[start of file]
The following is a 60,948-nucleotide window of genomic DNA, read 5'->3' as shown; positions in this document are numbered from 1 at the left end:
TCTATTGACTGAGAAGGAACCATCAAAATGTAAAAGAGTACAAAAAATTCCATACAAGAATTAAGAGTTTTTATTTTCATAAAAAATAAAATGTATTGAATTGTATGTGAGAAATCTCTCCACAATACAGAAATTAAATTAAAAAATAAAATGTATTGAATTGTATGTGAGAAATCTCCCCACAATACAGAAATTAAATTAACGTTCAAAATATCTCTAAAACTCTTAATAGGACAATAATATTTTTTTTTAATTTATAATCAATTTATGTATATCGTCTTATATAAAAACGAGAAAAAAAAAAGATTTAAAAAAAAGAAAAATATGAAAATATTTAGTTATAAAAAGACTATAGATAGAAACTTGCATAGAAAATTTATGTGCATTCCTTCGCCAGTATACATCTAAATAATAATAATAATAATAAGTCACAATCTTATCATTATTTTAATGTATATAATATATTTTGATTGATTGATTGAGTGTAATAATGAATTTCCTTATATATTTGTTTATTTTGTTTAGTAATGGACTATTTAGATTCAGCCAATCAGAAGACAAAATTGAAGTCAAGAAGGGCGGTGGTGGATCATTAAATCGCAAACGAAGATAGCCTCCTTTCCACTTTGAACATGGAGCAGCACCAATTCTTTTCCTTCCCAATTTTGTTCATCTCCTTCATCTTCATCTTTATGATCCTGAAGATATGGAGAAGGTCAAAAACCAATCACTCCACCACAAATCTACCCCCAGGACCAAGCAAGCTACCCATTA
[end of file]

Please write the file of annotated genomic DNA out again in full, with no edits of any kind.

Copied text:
The following is a 60,948-nucleotide window of genomic DNA, read 5'->3' as shown; positions in this document are numbered from 1 at the left end:
TCTATTGACTGAGAAGGAACCATCAAAATGTAAAAGAGTACAAAAAATTCCATACAAGAATTAAGAGTTTTTATTTTCATAAAAAATAAAATGTATTGAATTGTATGTGAGAAATCTCTCCACAATACAGAAATTAAATTAAAAAATAAAATGTATTGAATTGTATGTGAGAAATCTCCCCACAATACAGAAATTAAATTAACGTTCAAAATATCTCTAAAACTCTTAATAGGACAATAATATTTTTTTTTAATTTATAATCAATTTATGTATATCGTCTTATATAAAAACGAGAAAAAAAAAAGATTTAAAAAAAAGAAAAATATGAAAATATTTAGTTATAAAAAGACTATAGATAGAAACTTGCATAGAAAATTTATGTGCATTCCTTCGCCAGTATACATCTAAATAATAATAATAATAATAAGTCACAATCTTATCATTATTTTAATGTATATAATATATTTTGATTGATTGATTGAGTGTAATAATGAATTTCCTTATATATTTGTTTATTTTGTTTAGTAATGGACTATTTAGATTCAGCCAATCAGAAGACAAAATTGAAGTCAAGAAGGGCGGTGGTGGATCATTAAATCGCAAACGAAGATAGCCTCCTTTCCACTTTGAACATGGAGCAGCACCAATTCTTTTCCTTCCCAATTTTGTTCATCTCCTTCATCTTCATCTTTATGATCCTGAAGATATGGAGAAGGTCAAAAACCAATCACTCCACCACAAATCTACCCCCAGGACCAAGCAAGCTACCCATTA